Tuesday evening’s SCOPE doubleheader was a study in contrasts.
I came into the evening with relatively low expectations for the opener, whom I had seen playing the Blue Moose two years ago based on critical buzz and had found boring. My hope had been that they would rise to the level of the headliner or at least the venue. My hopes were dashed. Granted, the room has awful acoustics (the best IMU Ballroom shows feature bands like Iron and Wine that don’t turn the space into a mass of echoes). I tried to keep this in mind while cringing at the sound of Twin Peaks’ performance: The space itself makes good bands sound okay and bad bands sound awful. Twin Peaks was the latter.
The opener looked and played like an immature idea of a band rather than a touring group of musicians, filled with a nervous excitement that seemed more implosive than energizing. The band did themselves few favors: Each member seemed to be in his own world, as though each had a relationship to the song that was being played but forgot that they were supposed to perform together. The music was discordant.
Listening to drunken, mumbled stage banter (including a charming anecdote about a favored bowel movement at the Blue Moose), one wondered whether the band was tired of hearing themselves play. Musically, the keyboard sounded good, and the band would string together occasional hooks — or things that would have been hooks had a real band intervened to save the life of songs. Unfortunately for the songs — and the band — nothing saved them.
Fortunately, I believe I would have been impressed by Portugal. The Man even if they’d chosen a competent opening act, and the overall set was far more strange — and enjoyable — than what I had seen in Des Moines for the Evil Friends tour. They set the stage perfectly: The light and laser show allowed the audience the illusion of being immersed in a lava lamp.
The audience’s response, indicated by the ample smell of marijuana, was nothing short of an enthusiastic embrace. The band kicked off with an elongated, slow, bubbling cover of Pink Floyd’s “The Wall,” largely lost on the teenagers in the crowd, but a sign that the band was actively aware of its roots despite the overlay of smooth synthesizers and poppy beats.
For many groups, a Grammy is a kiss of death — a sign that creativity will be sacrificed on the altar of digitally reconstructed pop formulas that are exciting enough for swimming pools and bland enough for supermarkets. Their newest album, Woodstock, seemed to have swerved into this territory as the group’s ability to balance snarky crunch with danceable pop crashed wholly into the latter category, leaving behind the sounds of their anthemic, clever, anti-Christian Evil Friends.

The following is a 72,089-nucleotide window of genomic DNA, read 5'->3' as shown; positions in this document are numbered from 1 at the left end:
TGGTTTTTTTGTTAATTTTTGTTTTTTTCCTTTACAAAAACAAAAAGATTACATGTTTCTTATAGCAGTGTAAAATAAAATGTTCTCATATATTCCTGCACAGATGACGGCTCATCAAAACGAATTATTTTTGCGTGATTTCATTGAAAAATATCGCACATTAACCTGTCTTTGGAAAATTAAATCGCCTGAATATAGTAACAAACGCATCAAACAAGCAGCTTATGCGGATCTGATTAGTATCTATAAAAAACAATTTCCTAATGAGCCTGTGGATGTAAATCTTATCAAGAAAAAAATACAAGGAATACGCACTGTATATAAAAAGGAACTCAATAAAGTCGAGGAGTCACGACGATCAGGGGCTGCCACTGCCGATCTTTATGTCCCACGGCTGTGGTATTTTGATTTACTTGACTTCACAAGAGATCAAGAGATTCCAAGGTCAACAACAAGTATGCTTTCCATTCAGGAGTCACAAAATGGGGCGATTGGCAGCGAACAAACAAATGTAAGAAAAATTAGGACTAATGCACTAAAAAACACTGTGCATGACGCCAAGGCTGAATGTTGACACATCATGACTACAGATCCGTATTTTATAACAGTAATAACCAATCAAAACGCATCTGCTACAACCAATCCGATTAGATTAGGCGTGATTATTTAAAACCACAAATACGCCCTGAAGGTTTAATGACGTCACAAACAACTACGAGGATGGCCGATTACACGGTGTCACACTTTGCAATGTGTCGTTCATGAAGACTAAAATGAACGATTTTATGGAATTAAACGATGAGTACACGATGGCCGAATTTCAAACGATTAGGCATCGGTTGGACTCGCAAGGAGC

The band dipped into a few songs from Evil Friends early in the show, accompanied by a video projection of naked humanoids performing various impossible dance moves, giving birth and melting, or anthropomorphic heads failing to kiss. The sole downside of the projections was that the ballroom proved a bit too small, forcing some of the image onto the ceiling. Nonetheless, “Atomic Man” and “Modern Jesus” (and, eventually, “Purple Yellow Red and Blue”) were delightfully rather than dutifully performed. And the band’s willingness to end songs with a prolonged stoner metal flourish was an excellent nod to the musicianship beneath the glossy sheen.
At 10, the band played their Grammy winning single “Feel it Still,” as John Gourley’s falsetto became as synthetically modulated as any instrument or humanized form on the stage. The song, like much of Portugal. The Man’s ouvre, features lyrics simultaneously simple enough for a sing-along but clever enough to allow listeners to feel intelligent when liking the punchy anthems. After the hit, one noted a stream of parents and partied out teenagers leaving, a testament to ways that the music industry deafens people to the potential for bands to have more than one good song.
The band’s response to its fair (rather than evil) friends was to become weird, indicated by a message on the screen. With the screen exploding into a dose of hallucinogenic phantasmagoria worthy of the most acid-addled Woodstock attendant, P.TM seemed willing to fly its freak flag and become unabashed about its psychedelic roots. Long, immersive guitar solos served as a soundscape to back the visuals. Along with the drums, the keyboards, as an organ, began to anchor infinite-seeming arcing guitar solos and Gourley’s falsetto.
They dipped into the neo-glam “So American” before their ultimate song, hastened by travel demands (their tour bus had evidently caught on fire, requiring the band to catch a flight): “Hey Jude.” This final touch — the blend of the band’s back catalog into the roots of psychedelic music as a live set that nonetheless maintained the kind of mass-market appeal required for financial viability — deeply impressed me. Unlike the Flaming Lips, who seem increasingly to be devoured by the psychedelic madness that used to fuel them, Portugal. The Man seems poised to usher in a new generation of musical weirdness.